The Australian Securities and Investments Commission updated its rules on short selling, including deferred settlement trading and legislative relief for exchange-traded funds.
Under the new short-selling legislative instrument, ETF market makers can make naked short sales in ETFs and managed funds in the course of making a market in units in those funds. This change facilitates market making, which provides liquidity to the market.
A short sale occurs when a person sells a financial product that they do not own in the expectation that they could purchase the product later at a lower price. Covered short sales, or sales made in reliance on an existing securities lending arrangement, are allowed in Australia while naked short sales are prohibited unless there are exemptions from ASIC.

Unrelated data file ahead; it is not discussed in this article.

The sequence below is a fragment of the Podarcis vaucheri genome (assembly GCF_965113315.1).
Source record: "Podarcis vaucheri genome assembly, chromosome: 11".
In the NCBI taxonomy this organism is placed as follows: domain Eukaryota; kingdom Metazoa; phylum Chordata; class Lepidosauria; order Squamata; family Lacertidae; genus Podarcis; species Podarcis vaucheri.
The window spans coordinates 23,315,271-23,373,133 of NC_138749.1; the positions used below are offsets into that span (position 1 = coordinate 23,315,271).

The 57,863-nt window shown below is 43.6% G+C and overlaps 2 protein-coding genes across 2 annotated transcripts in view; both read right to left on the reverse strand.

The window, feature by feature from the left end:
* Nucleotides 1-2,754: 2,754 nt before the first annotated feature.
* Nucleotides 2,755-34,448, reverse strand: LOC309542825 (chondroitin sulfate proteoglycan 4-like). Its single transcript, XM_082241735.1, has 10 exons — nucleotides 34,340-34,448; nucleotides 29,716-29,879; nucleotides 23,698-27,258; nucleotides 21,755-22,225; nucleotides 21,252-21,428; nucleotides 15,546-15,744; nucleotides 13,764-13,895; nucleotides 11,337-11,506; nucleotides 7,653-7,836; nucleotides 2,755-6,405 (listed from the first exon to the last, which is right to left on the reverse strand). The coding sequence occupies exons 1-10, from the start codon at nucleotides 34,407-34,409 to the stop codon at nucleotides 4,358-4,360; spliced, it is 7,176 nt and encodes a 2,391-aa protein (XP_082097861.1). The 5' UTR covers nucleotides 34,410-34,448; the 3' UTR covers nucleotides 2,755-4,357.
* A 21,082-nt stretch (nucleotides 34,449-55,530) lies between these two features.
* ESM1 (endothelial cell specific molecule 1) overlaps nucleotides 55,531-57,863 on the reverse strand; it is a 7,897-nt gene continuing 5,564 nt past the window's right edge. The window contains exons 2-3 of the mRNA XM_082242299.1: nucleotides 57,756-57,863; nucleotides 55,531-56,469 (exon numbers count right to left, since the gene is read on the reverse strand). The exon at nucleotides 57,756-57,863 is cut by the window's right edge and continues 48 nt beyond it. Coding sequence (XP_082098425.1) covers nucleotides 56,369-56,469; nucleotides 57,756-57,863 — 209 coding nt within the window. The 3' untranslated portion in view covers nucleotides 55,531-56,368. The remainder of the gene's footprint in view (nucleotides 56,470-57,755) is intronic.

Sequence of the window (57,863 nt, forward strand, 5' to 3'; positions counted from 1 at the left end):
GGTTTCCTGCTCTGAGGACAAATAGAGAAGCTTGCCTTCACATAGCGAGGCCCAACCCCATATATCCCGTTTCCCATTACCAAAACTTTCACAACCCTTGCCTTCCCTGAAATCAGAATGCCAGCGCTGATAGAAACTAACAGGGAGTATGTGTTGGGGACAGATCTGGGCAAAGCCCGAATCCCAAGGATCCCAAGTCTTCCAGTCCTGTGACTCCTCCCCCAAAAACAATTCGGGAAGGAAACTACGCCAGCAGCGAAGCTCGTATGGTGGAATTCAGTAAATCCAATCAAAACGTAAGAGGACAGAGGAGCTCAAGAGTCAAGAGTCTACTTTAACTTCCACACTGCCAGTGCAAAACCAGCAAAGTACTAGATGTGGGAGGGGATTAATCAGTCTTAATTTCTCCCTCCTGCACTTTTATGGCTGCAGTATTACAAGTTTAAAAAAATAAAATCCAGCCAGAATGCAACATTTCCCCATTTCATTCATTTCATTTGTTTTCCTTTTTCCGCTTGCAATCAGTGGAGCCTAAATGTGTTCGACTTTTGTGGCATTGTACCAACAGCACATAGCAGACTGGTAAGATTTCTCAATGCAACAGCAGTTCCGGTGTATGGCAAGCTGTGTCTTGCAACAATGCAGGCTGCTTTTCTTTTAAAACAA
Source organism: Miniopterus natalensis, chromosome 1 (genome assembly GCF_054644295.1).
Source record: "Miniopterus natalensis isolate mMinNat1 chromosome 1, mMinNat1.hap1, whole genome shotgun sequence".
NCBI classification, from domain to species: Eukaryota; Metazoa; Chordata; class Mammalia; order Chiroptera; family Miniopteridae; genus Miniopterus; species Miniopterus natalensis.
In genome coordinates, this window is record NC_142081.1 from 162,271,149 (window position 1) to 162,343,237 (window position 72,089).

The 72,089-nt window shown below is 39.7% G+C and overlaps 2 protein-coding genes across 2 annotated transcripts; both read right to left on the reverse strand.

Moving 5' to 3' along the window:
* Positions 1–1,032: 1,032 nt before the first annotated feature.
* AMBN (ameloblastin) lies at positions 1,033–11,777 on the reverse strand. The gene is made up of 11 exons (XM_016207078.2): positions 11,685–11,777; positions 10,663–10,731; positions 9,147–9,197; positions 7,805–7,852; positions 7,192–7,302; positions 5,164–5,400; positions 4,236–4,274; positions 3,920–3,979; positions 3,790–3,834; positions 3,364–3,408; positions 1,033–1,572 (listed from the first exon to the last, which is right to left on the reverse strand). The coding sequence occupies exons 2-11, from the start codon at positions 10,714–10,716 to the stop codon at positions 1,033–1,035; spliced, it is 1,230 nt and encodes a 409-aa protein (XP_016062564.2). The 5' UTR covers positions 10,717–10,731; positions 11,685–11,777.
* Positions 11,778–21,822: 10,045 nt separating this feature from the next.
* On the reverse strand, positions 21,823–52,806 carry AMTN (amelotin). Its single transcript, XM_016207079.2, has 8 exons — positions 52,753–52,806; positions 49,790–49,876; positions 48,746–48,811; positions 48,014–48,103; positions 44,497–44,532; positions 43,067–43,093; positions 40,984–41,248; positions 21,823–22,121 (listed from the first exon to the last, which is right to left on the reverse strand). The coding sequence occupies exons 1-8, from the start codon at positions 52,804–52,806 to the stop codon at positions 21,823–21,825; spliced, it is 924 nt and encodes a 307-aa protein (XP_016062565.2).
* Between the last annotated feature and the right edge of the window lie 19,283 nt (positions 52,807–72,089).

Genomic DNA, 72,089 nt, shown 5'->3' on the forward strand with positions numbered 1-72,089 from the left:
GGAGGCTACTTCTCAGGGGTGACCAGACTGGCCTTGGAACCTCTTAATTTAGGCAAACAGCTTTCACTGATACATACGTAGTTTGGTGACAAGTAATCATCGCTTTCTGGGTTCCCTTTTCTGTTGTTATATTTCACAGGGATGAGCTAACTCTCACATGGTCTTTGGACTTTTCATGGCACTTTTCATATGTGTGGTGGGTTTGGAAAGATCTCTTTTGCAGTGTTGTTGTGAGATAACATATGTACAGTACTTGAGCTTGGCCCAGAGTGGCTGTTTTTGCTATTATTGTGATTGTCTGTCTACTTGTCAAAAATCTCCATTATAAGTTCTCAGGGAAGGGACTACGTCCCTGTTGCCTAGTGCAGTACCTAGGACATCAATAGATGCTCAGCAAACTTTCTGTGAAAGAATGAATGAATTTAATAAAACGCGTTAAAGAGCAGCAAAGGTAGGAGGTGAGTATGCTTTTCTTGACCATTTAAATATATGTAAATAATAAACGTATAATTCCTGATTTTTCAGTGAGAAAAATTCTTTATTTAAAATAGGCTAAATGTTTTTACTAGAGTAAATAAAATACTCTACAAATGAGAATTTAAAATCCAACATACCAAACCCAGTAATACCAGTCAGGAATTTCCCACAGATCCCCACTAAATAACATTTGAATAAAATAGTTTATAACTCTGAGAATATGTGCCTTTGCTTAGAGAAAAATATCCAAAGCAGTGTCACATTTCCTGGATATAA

ASIC is also granting legislative relief for conditional and deferred settlement trading that follows an IPO or other public offer. The relief permits trading where the seller's entitlement to products is conditional on standard conditions that the Australian Securities Exchange imposes under its operating rules.
The short-selling instrument will also permit naked short selling in the context of IPO sell-downs where a special purpose firm offers shares to investors before it has a right to buy those shares. The instrument will now also provide an option for firms to nominate to calculate their short positions at the end of trading day where the transaction is booked. Currently, short positions are calculated at 7 p.m. Sydney time.